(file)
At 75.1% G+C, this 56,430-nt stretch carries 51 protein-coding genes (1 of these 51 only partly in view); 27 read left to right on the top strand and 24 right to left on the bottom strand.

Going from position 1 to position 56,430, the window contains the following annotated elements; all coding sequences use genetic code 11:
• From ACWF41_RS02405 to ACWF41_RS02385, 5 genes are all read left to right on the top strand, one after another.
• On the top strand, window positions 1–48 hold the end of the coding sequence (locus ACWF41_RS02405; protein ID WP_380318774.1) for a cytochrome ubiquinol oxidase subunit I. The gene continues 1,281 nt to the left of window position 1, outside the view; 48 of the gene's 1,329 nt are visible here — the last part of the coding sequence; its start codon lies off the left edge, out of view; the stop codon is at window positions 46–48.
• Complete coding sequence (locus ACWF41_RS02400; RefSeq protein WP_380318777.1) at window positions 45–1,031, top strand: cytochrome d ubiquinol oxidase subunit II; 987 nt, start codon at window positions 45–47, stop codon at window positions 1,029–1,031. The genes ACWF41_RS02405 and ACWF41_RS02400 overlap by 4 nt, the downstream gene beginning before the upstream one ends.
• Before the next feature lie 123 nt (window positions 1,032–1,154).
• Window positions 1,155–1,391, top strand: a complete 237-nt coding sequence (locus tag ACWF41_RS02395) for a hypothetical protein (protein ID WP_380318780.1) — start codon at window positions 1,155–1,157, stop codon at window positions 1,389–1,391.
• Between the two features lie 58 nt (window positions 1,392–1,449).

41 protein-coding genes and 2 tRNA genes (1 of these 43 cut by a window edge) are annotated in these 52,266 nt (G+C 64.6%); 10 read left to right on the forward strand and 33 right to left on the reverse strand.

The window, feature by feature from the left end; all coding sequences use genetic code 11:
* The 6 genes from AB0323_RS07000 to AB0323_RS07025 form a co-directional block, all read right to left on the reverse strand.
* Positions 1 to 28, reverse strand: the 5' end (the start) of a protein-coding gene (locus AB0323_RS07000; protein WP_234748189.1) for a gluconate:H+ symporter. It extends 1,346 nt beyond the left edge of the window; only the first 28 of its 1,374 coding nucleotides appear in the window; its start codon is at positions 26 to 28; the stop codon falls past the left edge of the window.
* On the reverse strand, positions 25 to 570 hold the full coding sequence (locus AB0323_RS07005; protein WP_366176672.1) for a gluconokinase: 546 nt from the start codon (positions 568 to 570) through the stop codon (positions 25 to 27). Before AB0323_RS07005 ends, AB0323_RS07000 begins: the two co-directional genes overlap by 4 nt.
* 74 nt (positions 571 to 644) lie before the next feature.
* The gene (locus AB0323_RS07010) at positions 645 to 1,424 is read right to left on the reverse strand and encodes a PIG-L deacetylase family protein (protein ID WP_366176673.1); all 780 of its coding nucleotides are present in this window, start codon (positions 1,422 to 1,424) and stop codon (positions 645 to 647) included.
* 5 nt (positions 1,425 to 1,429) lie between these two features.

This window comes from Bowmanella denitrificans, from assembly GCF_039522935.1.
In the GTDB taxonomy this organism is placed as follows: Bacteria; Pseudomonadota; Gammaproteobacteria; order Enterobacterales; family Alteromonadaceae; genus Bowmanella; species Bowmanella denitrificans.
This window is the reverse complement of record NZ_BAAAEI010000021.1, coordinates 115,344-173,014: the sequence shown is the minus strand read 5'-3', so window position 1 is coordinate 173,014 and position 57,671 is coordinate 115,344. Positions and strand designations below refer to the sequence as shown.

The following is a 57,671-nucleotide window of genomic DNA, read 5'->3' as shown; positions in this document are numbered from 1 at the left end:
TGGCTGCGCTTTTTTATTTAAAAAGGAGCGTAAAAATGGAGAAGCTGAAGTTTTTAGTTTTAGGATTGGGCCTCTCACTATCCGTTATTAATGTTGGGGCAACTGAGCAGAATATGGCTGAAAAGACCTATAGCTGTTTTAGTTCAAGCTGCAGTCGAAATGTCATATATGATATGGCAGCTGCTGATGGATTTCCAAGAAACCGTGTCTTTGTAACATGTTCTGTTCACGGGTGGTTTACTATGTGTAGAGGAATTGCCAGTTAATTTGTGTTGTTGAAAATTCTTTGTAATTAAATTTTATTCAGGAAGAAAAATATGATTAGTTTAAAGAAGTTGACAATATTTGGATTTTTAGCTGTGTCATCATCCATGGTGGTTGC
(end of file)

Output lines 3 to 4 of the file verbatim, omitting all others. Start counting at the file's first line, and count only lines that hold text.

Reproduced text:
• From ACWF41_RS02405 to ACWF41_RS02385, 5 genes are all read left to right on the top strand, one after another.
• On the top strand, window positions 1–48 hold the end of the coding sequence (locus ACWF41_RS02405; protein ID WP_380318774.1) for a cytochrome ubiquinol oxidase subunit I. The gene continues 1,281 nt to the left of window position 1, outside the view; 48 of the gene's 1,329 nt are visible here — the last part of the coding sequence; its start codon lies off the left edge, out of view; the stop codon is at window positions 46–48.